Relationships on film never feel realistic. Everything always bundles up into a nice little bow, whether good or bad. In 1995, Richard Linklater’s Before Sunrise changed the game. Never before had a film about a romance felt so organic. Moments don’t feel staged. Discussion doesn’t feel forced. In the beautiful city of Vienna, two complete strangers – Jesse (Ethan Hawke) and Celine (Julie Delpy) – depart from a train and spend one night together, walking the streets and revealing themselves to one another in a way that some couples married for decades don’t. The simplest plot outline on this list – two people just walking around talking – may be the most fascinatingly honest portrayal of two lead characters ever shown on film. Not only that, but it managed to leave the door open for sequels, while standing on its own easily. The film has been followed by two of them, but only in name. They are the same two characters, but begin and end years later, only building on the original in a way that makes this offering a beautiful place to return. Before Jesse and Celine became what they are in Before Midnight, they had to build backstory. Before Sunrise does that and more.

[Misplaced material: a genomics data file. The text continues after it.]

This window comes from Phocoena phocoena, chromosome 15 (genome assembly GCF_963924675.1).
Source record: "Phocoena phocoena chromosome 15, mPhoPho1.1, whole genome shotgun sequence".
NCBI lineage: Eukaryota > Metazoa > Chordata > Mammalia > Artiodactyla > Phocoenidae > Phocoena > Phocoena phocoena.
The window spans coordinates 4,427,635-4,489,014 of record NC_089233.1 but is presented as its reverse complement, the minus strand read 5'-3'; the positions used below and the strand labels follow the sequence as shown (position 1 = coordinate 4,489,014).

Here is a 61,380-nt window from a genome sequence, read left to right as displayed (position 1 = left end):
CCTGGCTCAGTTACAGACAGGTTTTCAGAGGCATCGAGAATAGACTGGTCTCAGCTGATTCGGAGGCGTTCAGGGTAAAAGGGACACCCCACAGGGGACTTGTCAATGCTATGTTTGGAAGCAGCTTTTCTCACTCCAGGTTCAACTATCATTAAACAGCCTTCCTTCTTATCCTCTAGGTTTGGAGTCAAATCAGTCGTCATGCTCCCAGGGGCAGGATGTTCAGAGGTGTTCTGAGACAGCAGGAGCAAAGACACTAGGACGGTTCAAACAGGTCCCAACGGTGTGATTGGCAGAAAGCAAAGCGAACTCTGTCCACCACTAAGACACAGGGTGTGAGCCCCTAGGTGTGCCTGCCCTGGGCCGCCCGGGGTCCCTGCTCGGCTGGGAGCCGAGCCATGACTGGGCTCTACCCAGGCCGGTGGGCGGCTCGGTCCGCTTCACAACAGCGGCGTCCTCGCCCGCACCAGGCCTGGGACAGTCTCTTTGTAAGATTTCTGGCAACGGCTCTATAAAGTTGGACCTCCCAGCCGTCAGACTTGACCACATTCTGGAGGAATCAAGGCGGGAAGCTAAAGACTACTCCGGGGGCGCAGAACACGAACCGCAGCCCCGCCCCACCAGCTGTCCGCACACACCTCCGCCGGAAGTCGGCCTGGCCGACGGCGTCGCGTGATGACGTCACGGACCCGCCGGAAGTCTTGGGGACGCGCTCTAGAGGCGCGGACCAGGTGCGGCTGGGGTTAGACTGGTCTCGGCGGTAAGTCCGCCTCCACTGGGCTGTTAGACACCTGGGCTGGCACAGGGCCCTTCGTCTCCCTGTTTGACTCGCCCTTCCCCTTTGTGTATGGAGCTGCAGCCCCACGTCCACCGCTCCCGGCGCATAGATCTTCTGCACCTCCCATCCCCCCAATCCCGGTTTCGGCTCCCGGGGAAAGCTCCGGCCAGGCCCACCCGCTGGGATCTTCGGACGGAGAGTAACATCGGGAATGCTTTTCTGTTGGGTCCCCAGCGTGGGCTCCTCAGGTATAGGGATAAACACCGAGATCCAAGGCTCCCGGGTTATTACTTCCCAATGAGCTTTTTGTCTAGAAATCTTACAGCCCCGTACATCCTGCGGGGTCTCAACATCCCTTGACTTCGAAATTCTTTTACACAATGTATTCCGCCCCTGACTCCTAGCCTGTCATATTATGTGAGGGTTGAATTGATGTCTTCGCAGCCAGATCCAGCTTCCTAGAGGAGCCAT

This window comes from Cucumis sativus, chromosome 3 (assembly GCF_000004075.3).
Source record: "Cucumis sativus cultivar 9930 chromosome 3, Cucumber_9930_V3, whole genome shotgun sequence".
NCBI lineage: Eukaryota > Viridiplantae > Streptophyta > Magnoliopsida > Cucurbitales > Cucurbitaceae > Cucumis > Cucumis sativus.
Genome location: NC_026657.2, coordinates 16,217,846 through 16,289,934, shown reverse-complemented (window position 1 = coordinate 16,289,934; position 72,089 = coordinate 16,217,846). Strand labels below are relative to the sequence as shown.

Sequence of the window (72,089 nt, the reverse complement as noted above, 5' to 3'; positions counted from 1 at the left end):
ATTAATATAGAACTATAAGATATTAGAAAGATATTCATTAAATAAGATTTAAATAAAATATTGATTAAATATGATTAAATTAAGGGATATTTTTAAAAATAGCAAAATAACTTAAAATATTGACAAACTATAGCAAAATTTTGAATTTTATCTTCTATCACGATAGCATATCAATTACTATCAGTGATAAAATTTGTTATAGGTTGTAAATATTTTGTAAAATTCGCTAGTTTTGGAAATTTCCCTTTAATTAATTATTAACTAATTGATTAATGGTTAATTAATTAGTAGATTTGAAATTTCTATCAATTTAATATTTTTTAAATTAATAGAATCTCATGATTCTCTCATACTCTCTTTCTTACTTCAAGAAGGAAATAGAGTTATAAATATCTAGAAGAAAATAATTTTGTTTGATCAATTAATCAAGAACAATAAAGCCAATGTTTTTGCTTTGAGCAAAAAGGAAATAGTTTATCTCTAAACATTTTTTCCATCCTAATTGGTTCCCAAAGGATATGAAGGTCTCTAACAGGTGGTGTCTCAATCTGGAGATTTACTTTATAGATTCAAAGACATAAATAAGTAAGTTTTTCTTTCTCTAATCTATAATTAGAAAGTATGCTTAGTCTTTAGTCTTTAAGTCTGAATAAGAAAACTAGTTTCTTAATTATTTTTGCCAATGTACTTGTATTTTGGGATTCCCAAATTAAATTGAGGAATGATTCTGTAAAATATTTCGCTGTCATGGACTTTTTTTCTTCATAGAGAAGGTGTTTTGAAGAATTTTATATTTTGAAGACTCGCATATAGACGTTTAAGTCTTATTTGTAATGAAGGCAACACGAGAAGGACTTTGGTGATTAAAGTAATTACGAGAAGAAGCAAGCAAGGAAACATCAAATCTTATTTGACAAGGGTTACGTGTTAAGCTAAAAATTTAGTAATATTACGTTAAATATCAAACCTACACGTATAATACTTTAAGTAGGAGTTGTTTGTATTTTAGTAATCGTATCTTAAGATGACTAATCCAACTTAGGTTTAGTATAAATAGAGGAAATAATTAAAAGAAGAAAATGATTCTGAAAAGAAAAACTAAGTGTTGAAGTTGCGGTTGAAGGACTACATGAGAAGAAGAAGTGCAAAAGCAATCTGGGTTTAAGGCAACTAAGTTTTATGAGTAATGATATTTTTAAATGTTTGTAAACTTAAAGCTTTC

You want a prediction about the weather, you’re asking the wrong Phil. I’ll give you a winter prediction: It’s gonna be cold, it’s gonna be grey, and it’s gonna last you for the rest of your life.
It’s a comedy that’s more about mortality than it is about laughs. 1993’s Groundhog Day takes places in Punxsutawney, Pennsylvania, home of the renowned Punxsutawney Phil, as his February 2nd prediction is being covered by self-centered Pittsburgh weatherman Phil Connors (Bill Murray), his producer Rita (Andie MacDowell), and cameraman Larry (Chris Elliott). Phil wakes up on February 2nd and does his work in his typically cynical fashion. When they can’t leave due to a snowstorm, he wakes up the next morning in Punxsutawney again, once again on February 2nd. And so on. The specific passage of time is never clarified, but Phil relives Groundhog Day dozens and possibly hundreds of times, going through various existential crises. Is he God? Is this Hell? Eventually, the arrogance and disdain for the town and his go-nowhere life gives way to personal growth and the importance of becoming a better man, despite your surroundings. Danny Rubin and the late, great Harold Ramis wrote a script that has become one of the greatest parables of self-actualization and philosophical reasoning…and it took place on the most arbitrary of holidays.
AUTHOR’S NOTE: I grew up about 50 miles north of Punxsutawney. It’s even more barren than the Illinois town used for the film. I did tend to play well against them in basketball, though.
16. The 400 Blows (1959)
Written by François Truffaut and Marcel Moussy
Now, Doinel, go get some water and erase those insanities, or I’ll make you lick the wall, my friend.